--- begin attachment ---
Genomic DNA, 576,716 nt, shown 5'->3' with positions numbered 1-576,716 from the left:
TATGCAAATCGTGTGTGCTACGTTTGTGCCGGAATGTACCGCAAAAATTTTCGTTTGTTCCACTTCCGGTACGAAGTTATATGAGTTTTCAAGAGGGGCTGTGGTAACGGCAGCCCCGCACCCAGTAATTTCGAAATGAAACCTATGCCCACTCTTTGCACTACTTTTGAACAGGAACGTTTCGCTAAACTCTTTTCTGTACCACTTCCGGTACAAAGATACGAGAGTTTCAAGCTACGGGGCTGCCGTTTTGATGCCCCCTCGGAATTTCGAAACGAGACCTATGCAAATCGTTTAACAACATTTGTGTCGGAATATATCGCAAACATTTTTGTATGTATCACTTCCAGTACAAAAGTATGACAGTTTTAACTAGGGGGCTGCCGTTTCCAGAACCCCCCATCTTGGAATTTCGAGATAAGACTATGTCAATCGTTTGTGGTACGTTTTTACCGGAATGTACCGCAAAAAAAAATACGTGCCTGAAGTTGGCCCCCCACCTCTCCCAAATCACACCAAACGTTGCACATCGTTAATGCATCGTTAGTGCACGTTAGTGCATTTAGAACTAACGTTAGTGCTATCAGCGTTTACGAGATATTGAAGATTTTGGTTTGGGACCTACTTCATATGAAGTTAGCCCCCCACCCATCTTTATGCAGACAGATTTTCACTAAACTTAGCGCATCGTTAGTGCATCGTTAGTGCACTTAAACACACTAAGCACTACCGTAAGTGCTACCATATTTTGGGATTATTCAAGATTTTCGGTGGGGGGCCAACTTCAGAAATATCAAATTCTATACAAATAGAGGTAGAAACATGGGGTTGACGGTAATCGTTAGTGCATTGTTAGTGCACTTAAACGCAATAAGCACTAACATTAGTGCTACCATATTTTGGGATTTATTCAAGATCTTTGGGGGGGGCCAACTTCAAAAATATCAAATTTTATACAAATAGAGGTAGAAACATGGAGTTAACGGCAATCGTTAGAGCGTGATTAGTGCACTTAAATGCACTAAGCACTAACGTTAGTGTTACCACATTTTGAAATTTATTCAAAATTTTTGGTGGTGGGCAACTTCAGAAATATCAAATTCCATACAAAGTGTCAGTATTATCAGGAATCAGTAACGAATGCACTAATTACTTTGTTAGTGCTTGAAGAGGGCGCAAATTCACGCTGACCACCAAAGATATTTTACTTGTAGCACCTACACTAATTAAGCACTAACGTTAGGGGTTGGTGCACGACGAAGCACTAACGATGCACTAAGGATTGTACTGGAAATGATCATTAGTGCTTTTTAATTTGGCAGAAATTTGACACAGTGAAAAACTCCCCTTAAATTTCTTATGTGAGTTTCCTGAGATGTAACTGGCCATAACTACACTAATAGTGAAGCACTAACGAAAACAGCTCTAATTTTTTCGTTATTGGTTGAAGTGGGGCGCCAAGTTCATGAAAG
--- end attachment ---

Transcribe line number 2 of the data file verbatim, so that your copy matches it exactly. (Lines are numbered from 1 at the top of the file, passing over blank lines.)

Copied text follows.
TATGCAAATCGTGTGTGCTACGTTTGTGCCGGAATGTACCGCAAAAATTTTCGTTTGTTCCACTTCCGGTACGAAGTTATATGAGTTTTCAAGAGGGGCTGTGGTAACGGCAGCCCCGCACCCAGTAATTTCGAAATGAAACCTATGCCCACTCTTTGCACTACTTTTGAACAGGAACGTTTCGCTAAACTCTTTTCTGTACCACTTCCGGTACAAAGATACGAGAGTTTCAAGCTACGGGGCTGCCGTTTTGATGCCCCCTCGGAATTTCGAAACGAGACCTATGCAAATCGTTTAACAACATTTGTGTCGGAATATATCGCAAACATTTTTGTATGTATCACTTCCAGTACAAAAGTATGACAGTTTTAACTAGGGGGCTGCCGTTTCCAGAACCCCCCATCTTGGAATTTCGAGATAAGACTATGTCAATCGTTTGTGGTACGTTTTTACCGGAATGTACCGCAAAAAAAAATACGTGCCTGAAGTTGGCCCCCCACCTCTCCCAAATCACACCAAACGTTGCACATCGTTAATGCATCGTTAGTGCACGTTAGTGCATTTAGAACTAACGTTAGTGCTATCAGCGTTTACGAGATATTGAAGATTTTGGTTTGGGACCTACTTCATATGAAGTTAGCCCCCCACCCATCTTTATGCAGACAGATTTTCACTAAACTTAGCGCATCGTTAGTGCATCGTTAGTGCACTTAAACACACTAAGCACTACCGTAAGTGCTACCATATTTTGGGATTATTCAAGATTTTCGGTGGGGGGCCAACTTCAGAAATATCAAATTCTATACAAATAGAGGTAGAAACATGGGGTTGACGGTAATCGTTAGTGCATTGTTAGTGCACTTAAACGCAATAAGCACTAACATTAGTGCTACCATATTTTGGGATTTATTCAAGATCTTTGGGGGGGGCCAACTTCAAAAATATCAAATTTTATACAAATAGAGGTAGAAACATGGAGTTAACGGCAATCGTTAGAGCGTGATTAGTGCACTTAAATGCACTAAGCACTAACGTTAGTGTTACCACATTTTGAAATTTATTCAAAATTTTTGGTGGTGGGCAACTTCAGAAATATCAAATTCCATACAAAGTGTCAGTATTATCAGGAATCAGTAACGAATGCACTAATTACTTTGTTAGTGCTTGAAGAGGGCGCAAATTCACGCTGACCACCAAAGATATTTTACTTGTAGCACCTACACTAATTAAGCACTAACGTTAGGGGTTGGTGCACGACGAAGCACTAACGATGCACTAAGGATTGTACTGGAAATGATCATTAGTGCTTTTTAATTTGGCAGAAATTTGACACAGTGAAAAACTCCCCTTAAATTTCTTATGTGAGTTTCCTGAGATGTAACTGGCCATAACTACACTAATAGTGAAGCACTAACGAAAACAGCTCTAATTTTTTCGTTATTGGTTGAAGTGGGGCGCCAAGTTCATGAAAG